Category Archives: Teachers

Can Phenomenon-Based Learning Help Students?

We are proud to partner with our suppliers to provide you with the best products for your classroom, and we are also please to share this blog post from our partners at GSC International. 

Can Phenomenon-Based Learning Help Students?

As someone with a lifelong love for science, I always did well in science class at school. I don’t say that to brag. Quite the opposite, actually. Recently, while writing some instruction sheets, I found myself struggling to recall subjects I had remembered learning in high school physics class almost eight years ago. I remembered drawing free body diagrams and being able to dissect each force like it was my job. I also remembered easily solving algebraic equations for any variable I needed. When it came time to recall these skills, however, I was getting things wrong left and right and finding it difficult to do my job and create a successful teaching aid to supplement our product.

This had me wondering: could I have learned these skills way-back-when in a way that left them more ingrained in my head and easier to recall? After some research, I found that the World Economic Forum has most recently ranked Finland first in “Quality of Primary Education” and second in “Higher Education and Training” in their 2017-2018 Global Competitiveness Index. Though I’m not saying Finland is the end-all-be-all of international education (their OECD Programme for International Student Assessment, or PISA, scores have slipped in recent years compared to their past performance), this did give me some interest into researching what Finland might be doing right. One aspect of their educational program that piqued my interest was their recent addition to their educational system of requiring at least one “phenomenon-based learning” module. And, while I ultimately treasure my experience in the United States educational system, I can’t help but think that I would have enjoyed, and perhaps benefited from, a touch of phenomenon-based learning in my educational system.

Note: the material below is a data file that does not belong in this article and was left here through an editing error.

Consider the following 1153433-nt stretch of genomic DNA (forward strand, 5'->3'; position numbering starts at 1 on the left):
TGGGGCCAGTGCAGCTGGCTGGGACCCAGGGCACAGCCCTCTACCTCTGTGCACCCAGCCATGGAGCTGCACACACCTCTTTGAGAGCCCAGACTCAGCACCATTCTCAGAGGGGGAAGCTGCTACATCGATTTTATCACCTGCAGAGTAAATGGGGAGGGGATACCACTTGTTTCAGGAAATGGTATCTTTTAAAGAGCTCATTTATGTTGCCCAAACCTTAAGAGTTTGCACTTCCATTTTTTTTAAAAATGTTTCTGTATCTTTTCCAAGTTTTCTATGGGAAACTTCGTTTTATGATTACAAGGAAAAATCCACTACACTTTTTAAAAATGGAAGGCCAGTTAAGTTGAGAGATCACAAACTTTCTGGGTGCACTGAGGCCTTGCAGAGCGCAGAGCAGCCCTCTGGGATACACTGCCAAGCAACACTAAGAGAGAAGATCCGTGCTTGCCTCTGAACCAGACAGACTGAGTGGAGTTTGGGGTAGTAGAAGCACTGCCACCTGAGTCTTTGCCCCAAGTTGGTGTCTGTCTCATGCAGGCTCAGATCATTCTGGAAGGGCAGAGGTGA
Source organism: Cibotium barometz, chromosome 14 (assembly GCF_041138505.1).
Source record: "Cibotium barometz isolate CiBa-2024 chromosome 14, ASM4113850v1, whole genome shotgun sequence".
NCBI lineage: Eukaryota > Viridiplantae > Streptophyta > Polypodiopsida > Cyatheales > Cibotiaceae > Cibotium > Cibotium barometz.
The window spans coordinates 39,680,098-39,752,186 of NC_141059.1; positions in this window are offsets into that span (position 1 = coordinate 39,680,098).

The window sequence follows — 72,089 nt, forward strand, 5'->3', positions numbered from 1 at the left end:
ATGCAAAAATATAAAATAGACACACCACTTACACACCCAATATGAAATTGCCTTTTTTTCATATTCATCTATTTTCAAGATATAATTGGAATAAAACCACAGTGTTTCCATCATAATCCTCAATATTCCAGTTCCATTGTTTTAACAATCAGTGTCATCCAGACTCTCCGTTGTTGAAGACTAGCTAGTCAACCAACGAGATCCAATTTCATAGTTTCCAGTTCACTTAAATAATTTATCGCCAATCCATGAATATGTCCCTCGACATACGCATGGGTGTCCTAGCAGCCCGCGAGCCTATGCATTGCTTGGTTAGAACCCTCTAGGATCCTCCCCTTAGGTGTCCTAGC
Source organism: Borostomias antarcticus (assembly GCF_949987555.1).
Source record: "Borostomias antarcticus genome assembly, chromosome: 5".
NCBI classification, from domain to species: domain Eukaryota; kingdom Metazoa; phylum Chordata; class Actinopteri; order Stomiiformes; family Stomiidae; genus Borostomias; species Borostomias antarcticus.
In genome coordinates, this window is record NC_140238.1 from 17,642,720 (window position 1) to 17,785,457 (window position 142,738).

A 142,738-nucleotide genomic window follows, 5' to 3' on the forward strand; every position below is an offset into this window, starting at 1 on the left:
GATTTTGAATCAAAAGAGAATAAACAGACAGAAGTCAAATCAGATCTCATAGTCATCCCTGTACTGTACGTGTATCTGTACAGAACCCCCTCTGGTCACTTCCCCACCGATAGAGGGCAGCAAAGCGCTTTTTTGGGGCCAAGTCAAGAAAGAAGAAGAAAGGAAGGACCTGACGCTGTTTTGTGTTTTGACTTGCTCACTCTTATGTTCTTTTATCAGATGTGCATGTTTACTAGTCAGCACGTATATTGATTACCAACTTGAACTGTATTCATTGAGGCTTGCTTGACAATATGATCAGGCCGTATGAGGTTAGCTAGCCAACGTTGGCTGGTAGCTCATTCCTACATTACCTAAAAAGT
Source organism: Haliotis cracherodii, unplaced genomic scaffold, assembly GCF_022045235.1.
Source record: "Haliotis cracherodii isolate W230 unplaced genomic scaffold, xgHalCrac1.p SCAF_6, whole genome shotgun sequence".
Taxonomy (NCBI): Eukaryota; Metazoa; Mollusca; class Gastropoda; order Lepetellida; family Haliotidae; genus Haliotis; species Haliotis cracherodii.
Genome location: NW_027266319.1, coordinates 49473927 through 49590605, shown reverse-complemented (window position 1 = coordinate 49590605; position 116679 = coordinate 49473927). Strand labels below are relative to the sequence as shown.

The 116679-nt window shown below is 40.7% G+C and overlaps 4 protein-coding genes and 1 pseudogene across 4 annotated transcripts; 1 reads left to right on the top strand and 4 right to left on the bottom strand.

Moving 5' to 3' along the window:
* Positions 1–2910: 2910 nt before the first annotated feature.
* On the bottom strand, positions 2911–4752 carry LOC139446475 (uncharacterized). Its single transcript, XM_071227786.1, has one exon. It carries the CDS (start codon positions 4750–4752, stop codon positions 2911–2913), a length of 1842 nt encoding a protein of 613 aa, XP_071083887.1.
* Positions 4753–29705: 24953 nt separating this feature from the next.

Phenomenon-based learning, as explained by Helsinki’s city manager Pasi Silander, studies phenomena “as complete entities, in their real context, and the information and skills related to them are studied by crossing the boundaries between subjects.” This means that students will take a topic, say climate change, and investigate it from all relevant angles and disciplines. This differs from traditional subject-based learning where knowledge is divided by its individual components (i.e. math, science, history, etcetera). And, as pointed out by the Next Generation Science Standards (NGSS) by the National Science Teachers Association (NSTA), phenomena are at the core of science and engineering professions. People observe problems first, and then hypothesize ways to address those problems. They don’t walk around thinking about rote memorized formulas and concepts that fit into the problems they see in front of them. The NSTA points out that this sort of contextual, constructivist learning leads to “deeper and more transferable knowledge.” The NGSS have a provided a great jumping off point for understanding phenomena-based learning and how it is used to engage students in their scientific education here.

I remember my physics teacher in high school teaching a particular lesson as follows:

We walked into class and took our seats. There were a few formulas on the board and a free-body diagram. He sat us down and explained to us how these formulas would help us to properly assess the forces on the object in the free-body diagram. We would manipulate variables in the equation and do the math until we were able to plug in any values we wanted and could tell him which behavior the object in the free-body diagram would follow given its current state. I became pretty good at this and passed the tests fine. Applicable skills to this lesson like trigonometry and algebra were both separate classes that I took at different times in different semesters.